Research is ongoing, but PTSD is one condition which cannabis shows real promise in. While CBD can help with the anxiety, patients with PTSD have lower levels of the neurotransmitter anandamide, so the brain has to compensate and it expands the number of CB1 receptors, which THC binds to.

THC also reduces what’s called REM sleep. Within REM sleep, we have intense dreams, so people with PTSD will often have nightmares, intrusive thoughts and flashbacks, but THC could help reduce these.

Obsessive compulsive disorder

Obsessive compulsive disorder (OCD) is a common mental health condition where a person has obsessive thoughts and compulsive behaviours. 

As well as helping to regulate the anxiety caused by the condition, some observational studies have shown that cannabis can help reduce compulsions, intrusions and unwanted thoughts.

Tourette’s syndrome

Tourette’s is a condition that causes a person to make involuntary sounds and movements called tics. It affects over 300,000 adults and children in the UK. In many cases, these are not harmful to the person’s overall health, but severe Tourette’s can still have a huge impact on quality of life.

Some Tourette’s patients have found that cannabis can be transformative, in helping to reduce the tics and shakes caused by the condition, as well as the anxiety, depression and other potential comorbidities. 

 

Neurodivergent conditions

Autism Spectrum Disorder (ASD)

ASD is a complex neurodevelopmental condition that affects people in different ways, these may include impaired social interaction, difficulties in communicating, repetitive behaviours, getting anxious or upset about unfamiliar situations and social events, or finding bright lights or loud noises overwhelming.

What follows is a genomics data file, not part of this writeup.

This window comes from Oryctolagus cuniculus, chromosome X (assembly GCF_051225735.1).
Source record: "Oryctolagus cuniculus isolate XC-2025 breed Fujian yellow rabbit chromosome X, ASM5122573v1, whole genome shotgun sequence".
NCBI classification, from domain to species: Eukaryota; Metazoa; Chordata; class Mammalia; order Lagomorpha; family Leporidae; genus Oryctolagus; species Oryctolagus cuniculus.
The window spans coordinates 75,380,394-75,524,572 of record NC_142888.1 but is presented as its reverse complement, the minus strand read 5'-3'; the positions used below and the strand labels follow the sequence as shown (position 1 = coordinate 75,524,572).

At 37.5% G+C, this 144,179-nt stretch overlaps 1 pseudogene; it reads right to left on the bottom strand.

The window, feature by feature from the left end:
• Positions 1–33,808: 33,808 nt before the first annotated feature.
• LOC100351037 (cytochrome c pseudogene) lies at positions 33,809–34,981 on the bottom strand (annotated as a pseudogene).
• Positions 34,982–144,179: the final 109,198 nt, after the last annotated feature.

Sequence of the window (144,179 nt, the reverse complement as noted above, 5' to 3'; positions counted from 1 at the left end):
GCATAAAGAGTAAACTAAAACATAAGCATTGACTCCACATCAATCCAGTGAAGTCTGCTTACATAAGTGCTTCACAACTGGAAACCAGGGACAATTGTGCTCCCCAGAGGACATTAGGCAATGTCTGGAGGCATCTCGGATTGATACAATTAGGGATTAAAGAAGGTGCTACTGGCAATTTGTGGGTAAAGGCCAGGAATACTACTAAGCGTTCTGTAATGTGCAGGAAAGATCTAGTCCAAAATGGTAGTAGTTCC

Early research suggests that both CBD and THC could be effective in treating some of the symptoms, particularly on compulsive and anxious behaviours.

Some studies are ongoing to identify cannabis-responsive biomarkers in children, but it is not yet prescribed for under 18s in the UK.

ADHD

Attention Deficit Hyperactivity Disorder (ADHD) is a neurological disorder, which can affect people’s behaviour in that they can seem restless, have difficulty concentrating and or seem impulsive. It is one of the most commonly diagnosed neurodiverse conditions in the UK. 

Many patients have found that cannabis helps to mitigate some of the symptoms, including hyperactivity and impulsivity.  It has also been said to improve the side effects of their prescription medication, such as irritability and anxiety, and in some cases allow them to reduce it all together. 

 

Find out more about the physical health conditions which you may be able to get a prescription for here

Always speak to your doctor before making any changes to your medical care. This is not an exhaustive list, and each clinic should have more details about the conditions they treat on the website. 

You can find a full list of prescribing UK cannabis clinics in the latest issue of Cannabis Health, sign up here

 

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Sarah Sinclair is a respected cannabis journalist writing on subjects related to science, medicine, research, health and wellness. She is managing editor of Cannabis Health, the UK’s leading title covering medical cannabis and CBD, and sister title and Psychedelic Health. Sarah has an NCTJ journalism qualification and an MA in Journalism from the University of Sunderland. Sarah has over six years experience working on newspapers, magazines and digital-first titles, the last two of which have been in the cannabis sector. She has also completed training through the Medical Cannabis Clinicians Society securing a certificate in Medical Cannabis Explained. She is a member of PLEA’s (Patient-Led Engagement for Access) advisory board, has hosted several webinars on cannabis and women's health and has moderated at industry events such as Cannabis Europa. Sarah Sinclair is the editor of Cannabis Health. Got a story? Email sarah@prohibitionpartners.com / Follow us on Twitter: @CannabisHNews / Instagram: @cannabishealthmag